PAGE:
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Stephen W. Yale-Loehr, Professor of Immigration Law Practice, Cornell Law School, and Co-Author, Immigration Law & Procedure Treatise, writes: "My colleague Estelle McKee and two students (Jamie Long and Melvin Wu) just won a remand from the BIA in an appeal by a Somali (Mr. D-) who had suffered past persecution from clan violence. Although the IJ found Mr. D- credible, he lost his asylum claim because the IJ decided that circumstances had changed so that his fear was not well-founded, and Mr. D- could relocate to a place like Mogadishu because of its "vast economic opportunities.” The Cornell asylum clinic took on the appeal through the Catholic Legal Immigration Network's BIA pro bono appeal project.
The students and Estelle argued that the IJ erred when she concluded that, despite finding that Mr. D- suffered past persecution, DHS had carried its burden to show that Mr. D- could reasonably relocate to Mogadishu. The IJ failed to correctly apply the reasonableness standard. There continues to be ongoing civil strife throughout Somalia due to attacks from Al-Shabaab. The Somali government lacks the infrastructure to protect its citizens from Al-Shabaab and to provide adequate resources to feed its citizens let alone to facilitate a healthy economy. Travel throughout Somalia is perilous and Mr. D- would not have adequate protection from his clan and he lacks familial ties given his prolonged absence from Somalia. Mr. D- is also likely to suffer other serious harm if forced to return because he is likely to become one of many internally displaced persons in Somalia.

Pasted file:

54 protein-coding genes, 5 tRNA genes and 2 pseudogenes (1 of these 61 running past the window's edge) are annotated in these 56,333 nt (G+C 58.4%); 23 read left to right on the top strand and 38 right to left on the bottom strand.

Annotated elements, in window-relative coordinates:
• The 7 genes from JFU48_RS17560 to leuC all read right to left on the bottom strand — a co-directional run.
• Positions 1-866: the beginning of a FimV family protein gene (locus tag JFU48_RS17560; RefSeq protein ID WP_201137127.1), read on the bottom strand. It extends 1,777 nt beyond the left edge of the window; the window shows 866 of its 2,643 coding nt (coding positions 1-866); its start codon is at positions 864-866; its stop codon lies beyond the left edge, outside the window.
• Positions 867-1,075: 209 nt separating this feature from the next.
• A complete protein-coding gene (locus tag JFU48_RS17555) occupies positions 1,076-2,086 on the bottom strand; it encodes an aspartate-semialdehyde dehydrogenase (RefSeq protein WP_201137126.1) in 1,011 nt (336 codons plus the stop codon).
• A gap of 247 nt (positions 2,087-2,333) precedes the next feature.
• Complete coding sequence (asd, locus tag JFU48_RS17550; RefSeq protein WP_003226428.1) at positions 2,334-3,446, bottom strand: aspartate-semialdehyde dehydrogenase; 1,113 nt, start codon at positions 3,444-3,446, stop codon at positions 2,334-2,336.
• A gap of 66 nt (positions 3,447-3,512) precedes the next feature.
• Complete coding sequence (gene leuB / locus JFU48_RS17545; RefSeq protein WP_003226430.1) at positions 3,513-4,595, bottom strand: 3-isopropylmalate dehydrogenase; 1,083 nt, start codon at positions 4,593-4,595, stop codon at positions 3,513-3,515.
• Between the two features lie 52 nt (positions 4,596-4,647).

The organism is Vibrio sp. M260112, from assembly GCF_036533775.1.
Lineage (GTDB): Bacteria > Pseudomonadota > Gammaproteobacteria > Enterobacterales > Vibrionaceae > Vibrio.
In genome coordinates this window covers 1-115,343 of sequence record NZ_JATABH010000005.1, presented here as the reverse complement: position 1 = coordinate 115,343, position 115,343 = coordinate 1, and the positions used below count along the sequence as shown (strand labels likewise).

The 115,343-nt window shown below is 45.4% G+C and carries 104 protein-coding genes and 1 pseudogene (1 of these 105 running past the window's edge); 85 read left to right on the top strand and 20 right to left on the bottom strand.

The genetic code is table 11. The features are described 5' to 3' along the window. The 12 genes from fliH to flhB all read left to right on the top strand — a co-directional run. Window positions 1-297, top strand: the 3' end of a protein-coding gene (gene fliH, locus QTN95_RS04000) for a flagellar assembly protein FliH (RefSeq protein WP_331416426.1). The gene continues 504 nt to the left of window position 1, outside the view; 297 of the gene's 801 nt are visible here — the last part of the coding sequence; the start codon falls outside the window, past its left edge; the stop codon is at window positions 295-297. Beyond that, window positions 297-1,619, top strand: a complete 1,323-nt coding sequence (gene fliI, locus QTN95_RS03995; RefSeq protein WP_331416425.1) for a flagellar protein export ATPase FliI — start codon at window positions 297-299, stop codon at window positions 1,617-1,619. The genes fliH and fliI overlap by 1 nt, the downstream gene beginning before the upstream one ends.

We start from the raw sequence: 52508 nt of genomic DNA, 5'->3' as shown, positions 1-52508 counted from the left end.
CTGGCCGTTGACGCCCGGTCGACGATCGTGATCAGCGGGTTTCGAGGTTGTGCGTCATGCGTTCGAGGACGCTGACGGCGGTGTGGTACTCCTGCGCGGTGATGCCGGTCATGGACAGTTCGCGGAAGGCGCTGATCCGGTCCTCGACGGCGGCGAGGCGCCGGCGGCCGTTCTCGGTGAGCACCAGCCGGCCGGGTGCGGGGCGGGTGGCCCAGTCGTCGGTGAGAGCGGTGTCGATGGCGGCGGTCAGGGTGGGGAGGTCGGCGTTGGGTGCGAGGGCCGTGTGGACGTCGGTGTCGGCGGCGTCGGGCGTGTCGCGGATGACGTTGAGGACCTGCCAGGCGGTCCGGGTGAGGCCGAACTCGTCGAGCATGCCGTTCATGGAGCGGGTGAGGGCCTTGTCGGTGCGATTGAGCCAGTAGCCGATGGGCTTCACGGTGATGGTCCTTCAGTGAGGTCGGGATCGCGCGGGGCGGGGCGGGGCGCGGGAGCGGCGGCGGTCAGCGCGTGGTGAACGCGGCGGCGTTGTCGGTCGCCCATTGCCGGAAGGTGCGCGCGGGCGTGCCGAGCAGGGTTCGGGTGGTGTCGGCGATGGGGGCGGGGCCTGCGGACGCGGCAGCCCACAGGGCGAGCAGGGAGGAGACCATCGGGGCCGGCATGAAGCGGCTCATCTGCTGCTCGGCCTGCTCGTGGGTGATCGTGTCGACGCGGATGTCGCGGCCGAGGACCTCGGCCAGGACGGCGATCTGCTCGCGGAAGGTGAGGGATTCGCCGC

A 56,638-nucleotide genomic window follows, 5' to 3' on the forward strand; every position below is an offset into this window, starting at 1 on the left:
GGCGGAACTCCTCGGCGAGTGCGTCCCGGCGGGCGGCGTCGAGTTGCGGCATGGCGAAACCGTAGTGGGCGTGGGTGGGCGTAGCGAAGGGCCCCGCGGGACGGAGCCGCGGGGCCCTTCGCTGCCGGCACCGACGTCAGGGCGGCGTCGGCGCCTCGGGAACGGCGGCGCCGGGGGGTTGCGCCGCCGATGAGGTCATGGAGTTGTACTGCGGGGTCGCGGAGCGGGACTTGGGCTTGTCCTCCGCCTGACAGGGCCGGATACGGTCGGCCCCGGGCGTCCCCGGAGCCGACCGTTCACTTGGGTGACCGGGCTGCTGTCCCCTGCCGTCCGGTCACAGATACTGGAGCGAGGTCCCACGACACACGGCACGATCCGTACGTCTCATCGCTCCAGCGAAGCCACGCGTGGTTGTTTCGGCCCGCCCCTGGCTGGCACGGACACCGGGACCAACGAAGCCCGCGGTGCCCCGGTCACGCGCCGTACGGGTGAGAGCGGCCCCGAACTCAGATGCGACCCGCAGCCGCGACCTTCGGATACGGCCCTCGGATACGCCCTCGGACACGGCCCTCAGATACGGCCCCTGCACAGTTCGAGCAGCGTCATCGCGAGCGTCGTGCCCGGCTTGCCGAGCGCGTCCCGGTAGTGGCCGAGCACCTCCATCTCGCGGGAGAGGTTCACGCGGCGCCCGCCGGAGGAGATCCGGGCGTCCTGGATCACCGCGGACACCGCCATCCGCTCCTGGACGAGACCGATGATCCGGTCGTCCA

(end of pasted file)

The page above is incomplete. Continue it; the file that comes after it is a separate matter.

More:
The students and Estelle also argued that the IJ erred by failing to consider whether Mr. D- was eligible for humanitarian asylum. If the IJ had considered Mr. D-’s eligibility for humanitarian asylum she would have found that there was ample evidence that there is a reasonable possibility that Mr. D- will suffer other serious harm if forced to return to Somalia. There is ongoing civil strife at the hands of Al-Shabaab. Moreover, economic opportunities in Somalia remain bleak, which has only been exacerbated by the recent drought. Mr. D- is particularly likely to suffer other serious harm because he lacks any personal ties after being away from Somalia for nearly fifteen years.
The BIA remanded and ordered the IJ to determine: (1) whether persecution similar to what Mr. D- suffered still exists in Somalia (which would make Mr. D-'s fear well-founded in the Ninth Circuit); (2) whether Mogadishu is safe and accessible, and if so, whether relocating there is reasonable; and (3) if Mr. D-'s fear is not well-founded, whether he qualifies for humanitarian asylum. In doing so, the IJ must consider the evidence Mr. D submitted on appeal." [Hats off to Estelle McKee, Jamie Long and Melvin Wu!]